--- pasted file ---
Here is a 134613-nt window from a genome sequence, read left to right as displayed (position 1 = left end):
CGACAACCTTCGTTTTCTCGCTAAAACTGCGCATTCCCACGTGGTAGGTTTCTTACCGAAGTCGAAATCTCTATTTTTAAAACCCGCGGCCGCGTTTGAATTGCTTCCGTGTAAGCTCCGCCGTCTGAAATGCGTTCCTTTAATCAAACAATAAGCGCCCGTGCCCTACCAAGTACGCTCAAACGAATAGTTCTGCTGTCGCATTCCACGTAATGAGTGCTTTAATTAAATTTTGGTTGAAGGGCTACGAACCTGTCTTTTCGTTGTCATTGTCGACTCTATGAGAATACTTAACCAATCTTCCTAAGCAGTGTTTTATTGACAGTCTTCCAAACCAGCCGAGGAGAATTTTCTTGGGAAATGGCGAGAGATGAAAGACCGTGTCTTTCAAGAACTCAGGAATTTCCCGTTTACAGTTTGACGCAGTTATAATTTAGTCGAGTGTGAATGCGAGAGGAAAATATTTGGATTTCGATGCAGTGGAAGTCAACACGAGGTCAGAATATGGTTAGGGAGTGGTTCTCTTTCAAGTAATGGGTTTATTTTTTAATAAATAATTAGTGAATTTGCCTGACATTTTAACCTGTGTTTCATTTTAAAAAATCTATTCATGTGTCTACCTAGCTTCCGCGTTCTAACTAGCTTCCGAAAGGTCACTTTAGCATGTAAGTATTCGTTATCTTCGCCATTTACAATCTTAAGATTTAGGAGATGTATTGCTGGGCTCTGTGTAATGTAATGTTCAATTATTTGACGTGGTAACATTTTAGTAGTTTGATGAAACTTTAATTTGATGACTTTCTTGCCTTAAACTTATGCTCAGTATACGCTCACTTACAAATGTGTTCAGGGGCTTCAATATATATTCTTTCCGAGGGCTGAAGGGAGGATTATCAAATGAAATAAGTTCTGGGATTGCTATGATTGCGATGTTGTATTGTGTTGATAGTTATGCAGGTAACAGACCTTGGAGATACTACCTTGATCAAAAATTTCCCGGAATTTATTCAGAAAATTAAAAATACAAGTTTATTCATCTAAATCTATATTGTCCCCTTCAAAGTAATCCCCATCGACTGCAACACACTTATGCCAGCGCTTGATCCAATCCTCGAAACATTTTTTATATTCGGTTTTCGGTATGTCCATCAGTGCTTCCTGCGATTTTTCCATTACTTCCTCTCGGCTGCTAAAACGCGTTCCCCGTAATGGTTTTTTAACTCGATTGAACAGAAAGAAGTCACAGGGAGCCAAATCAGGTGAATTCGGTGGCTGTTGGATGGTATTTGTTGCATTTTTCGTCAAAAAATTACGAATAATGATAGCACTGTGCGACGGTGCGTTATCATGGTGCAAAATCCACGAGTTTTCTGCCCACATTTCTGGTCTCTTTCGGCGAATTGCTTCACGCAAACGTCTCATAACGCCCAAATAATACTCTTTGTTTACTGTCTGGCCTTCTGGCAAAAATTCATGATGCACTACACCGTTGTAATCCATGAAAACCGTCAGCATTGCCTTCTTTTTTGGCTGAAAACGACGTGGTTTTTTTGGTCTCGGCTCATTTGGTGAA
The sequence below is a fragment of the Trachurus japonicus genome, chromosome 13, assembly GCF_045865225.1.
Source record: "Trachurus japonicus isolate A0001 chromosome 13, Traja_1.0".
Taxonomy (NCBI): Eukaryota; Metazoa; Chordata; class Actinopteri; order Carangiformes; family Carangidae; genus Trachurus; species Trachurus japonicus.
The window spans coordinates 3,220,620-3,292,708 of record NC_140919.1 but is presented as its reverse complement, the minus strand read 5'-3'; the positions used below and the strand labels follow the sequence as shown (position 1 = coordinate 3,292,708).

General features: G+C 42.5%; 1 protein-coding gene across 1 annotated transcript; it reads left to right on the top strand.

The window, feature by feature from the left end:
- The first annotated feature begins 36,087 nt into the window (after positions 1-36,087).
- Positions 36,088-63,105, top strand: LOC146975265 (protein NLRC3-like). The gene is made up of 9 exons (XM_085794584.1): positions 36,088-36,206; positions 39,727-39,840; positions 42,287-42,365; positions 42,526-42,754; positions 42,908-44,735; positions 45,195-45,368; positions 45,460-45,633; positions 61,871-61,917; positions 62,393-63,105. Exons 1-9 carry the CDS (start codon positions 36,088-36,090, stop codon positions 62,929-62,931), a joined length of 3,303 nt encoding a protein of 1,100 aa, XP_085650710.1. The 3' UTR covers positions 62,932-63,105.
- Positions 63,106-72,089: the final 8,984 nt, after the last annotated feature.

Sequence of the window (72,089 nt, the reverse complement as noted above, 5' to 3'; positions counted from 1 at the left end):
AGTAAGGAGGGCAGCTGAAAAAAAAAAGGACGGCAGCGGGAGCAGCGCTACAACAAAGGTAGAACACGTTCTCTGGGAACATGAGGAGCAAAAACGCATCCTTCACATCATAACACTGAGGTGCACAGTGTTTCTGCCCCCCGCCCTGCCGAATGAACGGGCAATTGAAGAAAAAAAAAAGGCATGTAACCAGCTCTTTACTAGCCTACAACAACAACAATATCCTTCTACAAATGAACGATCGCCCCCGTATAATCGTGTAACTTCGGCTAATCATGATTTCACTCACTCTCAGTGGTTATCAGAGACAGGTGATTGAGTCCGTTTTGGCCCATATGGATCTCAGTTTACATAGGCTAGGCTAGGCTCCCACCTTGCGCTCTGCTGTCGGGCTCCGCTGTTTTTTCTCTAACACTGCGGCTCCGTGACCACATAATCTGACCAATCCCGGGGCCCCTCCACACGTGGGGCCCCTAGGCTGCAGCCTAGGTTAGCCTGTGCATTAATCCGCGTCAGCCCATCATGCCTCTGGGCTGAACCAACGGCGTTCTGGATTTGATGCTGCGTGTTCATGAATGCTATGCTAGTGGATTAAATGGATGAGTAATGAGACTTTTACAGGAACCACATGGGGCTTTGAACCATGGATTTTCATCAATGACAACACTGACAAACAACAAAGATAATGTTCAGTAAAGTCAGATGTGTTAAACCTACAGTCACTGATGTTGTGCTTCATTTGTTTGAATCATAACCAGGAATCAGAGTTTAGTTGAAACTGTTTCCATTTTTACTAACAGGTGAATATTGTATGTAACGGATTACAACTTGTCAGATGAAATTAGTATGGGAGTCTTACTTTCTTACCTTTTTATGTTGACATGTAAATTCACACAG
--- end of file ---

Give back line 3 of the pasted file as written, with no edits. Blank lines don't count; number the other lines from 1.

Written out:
The sequence below is a fragment of the Trachurus japonicus genome, chromosome 13, assembly GCF_045865225.1.